IFRC


Indonesian Red Cross provides psychosocial support for children affected by Aceh earthquake

Publié: 22 décembre 2016 10:35 CET

 

By Paulus Enggal, IFRC

 

Cut Murnita, a 33-year-old Indonesian Red Cross volunteer, has a gift for telling stories. For the children of Gampong Tampui, Aceh, her folk tales are helping them to temporarily forget their recent traumatizing earthquake experience. Gathering under a tamarind tree, they respond to her stories with laughter and smiles. 

 

The  6.5 magnitude earthquake that rocked Pidie Jaya District in Indonesia’s Aceh province on 7 December killed 102 people and injured more than 600. As part of its response to the emergency, the Indonesian Red Cross is providing psychosocial support services to help earthquake victims cope with the after-effects of the disaster.

 

“These story-telling sessions are part of the  Red Cross’ psychosocial support services,” said Murnita. “We are spending more time with the children because schools have been closed after the earthquake and they have no other activities to occupy their time.”

 

Miswar, a 29-year-old Red Cross volunteer from Banda Aceh, added that many people are still fearful of the earthquake’s impacts. “Even now, there are aftershocks in Pidie Jaya,” he explained. “In some communities, people are choosing to stay in temporary shelters and tents, even though their houses have not been damaged.”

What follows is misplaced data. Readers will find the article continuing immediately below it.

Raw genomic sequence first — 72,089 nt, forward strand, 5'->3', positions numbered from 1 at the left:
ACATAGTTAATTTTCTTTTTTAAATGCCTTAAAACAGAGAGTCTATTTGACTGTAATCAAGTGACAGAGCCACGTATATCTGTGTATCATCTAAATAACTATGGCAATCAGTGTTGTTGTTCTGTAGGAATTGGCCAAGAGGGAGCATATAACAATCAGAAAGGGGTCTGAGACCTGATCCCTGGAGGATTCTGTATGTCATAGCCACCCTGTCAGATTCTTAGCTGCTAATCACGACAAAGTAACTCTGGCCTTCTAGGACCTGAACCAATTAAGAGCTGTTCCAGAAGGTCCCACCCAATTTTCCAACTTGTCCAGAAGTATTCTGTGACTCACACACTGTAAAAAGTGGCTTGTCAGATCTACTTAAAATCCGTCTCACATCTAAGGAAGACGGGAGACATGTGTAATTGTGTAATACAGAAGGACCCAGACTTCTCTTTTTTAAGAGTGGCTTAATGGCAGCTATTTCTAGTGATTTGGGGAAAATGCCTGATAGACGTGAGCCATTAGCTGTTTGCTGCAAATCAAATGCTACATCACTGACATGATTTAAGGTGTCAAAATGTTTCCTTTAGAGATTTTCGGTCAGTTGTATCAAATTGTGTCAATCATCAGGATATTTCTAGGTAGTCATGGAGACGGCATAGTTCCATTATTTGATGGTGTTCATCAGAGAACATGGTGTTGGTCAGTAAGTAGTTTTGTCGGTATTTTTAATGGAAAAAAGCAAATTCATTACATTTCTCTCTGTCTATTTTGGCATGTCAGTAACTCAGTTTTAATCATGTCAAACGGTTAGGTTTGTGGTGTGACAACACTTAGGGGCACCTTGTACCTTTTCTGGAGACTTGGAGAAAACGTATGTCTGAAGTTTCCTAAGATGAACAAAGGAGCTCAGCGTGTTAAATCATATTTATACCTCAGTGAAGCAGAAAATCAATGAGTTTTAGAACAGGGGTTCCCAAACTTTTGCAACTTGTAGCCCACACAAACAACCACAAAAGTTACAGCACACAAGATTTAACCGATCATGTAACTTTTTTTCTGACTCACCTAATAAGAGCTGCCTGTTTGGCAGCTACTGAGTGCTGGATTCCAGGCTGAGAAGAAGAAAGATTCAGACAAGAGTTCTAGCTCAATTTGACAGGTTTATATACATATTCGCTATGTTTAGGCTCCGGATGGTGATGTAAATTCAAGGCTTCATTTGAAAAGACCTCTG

The children were also encouraged to play games and participate in singing and drawing sessions to cheer them up, but Murnita, who was actively involved in psychosocial support services following the Indian-Ocean tsunami in 2004, believes that the process requires time and patience.

 

“We ask them to tell us their hobbies or their dreams, but most of them would rather speak about their experience during the earthquake,” said Murnita. “Children are always the ones who are most affected in disasters. These sessions provide a safe space for them to express their feelings and thoughts.”

 

Some of the children have lost close family members, friends or neighbors and are displaying visible signs of trauma.

 

“I am still afraid of the earthquake, and worry about it happening again,” said 14-year-old Selia Putri. “My friend was killed when her house collapsed. I don’t want to be like her.”

 

Through songs and games, the children are learning how to protect themselves and to identify safe areas during an earthquake.

 

“We’re glad that the Red Cross came here to help the children,” said 42-year-old Jarnati, one of the villagers of Gampong Tampui. “They can laugh and play with their peers and just be children again.” 

 

Two weeks after the earthquake, the Red Cross has reached nearly 1,800 people with psychosocial support services in Pidie Jaya.

 

Arifin Muhammad Hadi,  Division Head of Disaster Management for the Indonesian Red Cross in Aceh, explained that the psychosocial support services will be expanded to include resilience building of the quake-affected communities.

 

“Apart from psychosocial support sessions to help reduce their trauma, we will also conduct activities to empower community members to prepare for future disasters.”

 

 

 




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